Of all the apostles, Bartholomew suffered a particularly painful martyrdom. He was flayed, skinned alive, then beheaded.

“Nathanael said to him, ‘How do you know me?’ Jesus answered and said to him, ‘Before Philip called you, I saw you under the fig tree.’ Nathanael answered him, ‘Rabbi, you are the Son of God; you are the King of Israel.'” – John 1:48-49

Catholic pious tradition holds he was martyred in Albanapolis by King Astyages for having converted King Polymius of Armenia to the Faith.

In Catholic art and literature, Bartholomew is the most prominent flayed martyr. In the 16th century, depictions of the flayed apostle himself became the most common symbol for the saint.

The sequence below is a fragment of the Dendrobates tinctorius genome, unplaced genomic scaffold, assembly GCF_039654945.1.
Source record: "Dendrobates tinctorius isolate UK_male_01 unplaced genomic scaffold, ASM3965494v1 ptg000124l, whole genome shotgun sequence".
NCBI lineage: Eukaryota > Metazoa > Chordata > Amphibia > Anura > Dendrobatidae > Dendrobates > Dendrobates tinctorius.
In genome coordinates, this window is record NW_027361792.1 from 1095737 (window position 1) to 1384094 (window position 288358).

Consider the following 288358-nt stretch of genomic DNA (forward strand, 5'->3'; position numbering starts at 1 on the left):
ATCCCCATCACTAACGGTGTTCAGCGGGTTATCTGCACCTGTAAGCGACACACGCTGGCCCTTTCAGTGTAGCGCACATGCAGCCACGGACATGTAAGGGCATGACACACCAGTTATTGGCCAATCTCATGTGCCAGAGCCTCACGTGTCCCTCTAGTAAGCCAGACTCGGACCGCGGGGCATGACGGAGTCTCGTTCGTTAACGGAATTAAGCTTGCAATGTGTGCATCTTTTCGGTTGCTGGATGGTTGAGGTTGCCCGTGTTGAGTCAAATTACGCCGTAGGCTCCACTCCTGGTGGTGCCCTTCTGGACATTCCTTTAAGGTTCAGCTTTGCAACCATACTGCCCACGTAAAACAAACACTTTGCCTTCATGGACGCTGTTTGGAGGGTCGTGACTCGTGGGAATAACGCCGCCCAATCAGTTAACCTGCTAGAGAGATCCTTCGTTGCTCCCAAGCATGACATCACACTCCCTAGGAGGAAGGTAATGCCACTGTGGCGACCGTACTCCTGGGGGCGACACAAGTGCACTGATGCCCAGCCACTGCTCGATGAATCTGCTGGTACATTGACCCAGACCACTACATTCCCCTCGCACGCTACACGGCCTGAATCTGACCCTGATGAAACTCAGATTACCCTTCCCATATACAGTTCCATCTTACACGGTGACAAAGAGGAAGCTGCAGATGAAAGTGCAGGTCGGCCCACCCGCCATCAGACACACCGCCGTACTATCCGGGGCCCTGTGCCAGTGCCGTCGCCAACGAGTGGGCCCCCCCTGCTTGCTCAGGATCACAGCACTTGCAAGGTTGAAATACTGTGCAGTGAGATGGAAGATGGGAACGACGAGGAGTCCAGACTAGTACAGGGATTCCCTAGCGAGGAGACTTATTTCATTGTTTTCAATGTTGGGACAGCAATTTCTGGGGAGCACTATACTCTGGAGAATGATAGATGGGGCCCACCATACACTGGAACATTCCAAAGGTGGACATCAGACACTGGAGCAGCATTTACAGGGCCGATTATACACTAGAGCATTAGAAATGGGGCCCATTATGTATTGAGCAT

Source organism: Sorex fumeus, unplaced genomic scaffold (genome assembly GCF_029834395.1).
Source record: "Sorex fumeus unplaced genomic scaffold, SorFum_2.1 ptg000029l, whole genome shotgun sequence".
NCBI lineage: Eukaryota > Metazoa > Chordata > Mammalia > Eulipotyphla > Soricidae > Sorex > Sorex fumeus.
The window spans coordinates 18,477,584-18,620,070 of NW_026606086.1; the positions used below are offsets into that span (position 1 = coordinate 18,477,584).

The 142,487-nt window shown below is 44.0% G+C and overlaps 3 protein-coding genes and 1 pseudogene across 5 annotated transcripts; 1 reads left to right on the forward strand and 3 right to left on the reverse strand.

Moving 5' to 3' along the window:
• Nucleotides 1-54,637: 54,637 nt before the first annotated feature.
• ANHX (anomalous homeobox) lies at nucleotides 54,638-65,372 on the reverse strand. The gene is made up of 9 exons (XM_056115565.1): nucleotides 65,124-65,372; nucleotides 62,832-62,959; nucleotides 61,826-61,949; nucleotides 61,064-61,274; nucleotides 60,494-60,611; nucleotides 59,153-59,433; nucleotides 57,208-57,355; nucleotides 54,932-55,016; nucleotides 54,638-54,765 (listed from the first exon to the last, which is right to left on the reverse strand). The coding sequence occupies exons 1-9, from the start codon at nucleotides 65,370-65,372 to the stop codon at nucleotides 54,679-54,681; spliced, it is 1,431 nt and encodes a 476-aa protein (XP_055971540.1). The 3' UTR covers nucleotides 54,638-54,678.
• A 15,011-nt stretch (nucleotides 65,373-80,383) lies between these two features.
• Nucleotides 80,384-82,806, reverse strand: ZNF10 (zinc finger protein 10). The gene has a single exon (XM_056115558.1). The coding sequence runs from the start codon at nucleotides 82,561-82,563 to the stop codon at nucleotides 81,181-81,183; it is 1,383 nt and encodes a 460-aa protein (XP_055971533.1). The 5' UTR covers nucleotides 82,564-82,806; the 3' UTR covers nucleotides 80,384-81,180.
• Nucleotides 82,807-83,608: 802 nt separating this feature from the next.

Bartholomew was often depicted with a knife, signifying the one used to flay the saint, holding his own skin. Not only was he used as a subject in a religious context, but also to represent anatomical descriptions of the human body in a medical and academic setting.

Perhaps the most macabre, morbid, and realistic depiction is Saint Bartholomew Flayed by Italian sculptor Marco d’Agrate in 1562. The sculpture shows the martyr holding his own skin, each muscle, bone, and tendon articulated in stone. Today, it resides in the Duomo di Milano in Lombardy.

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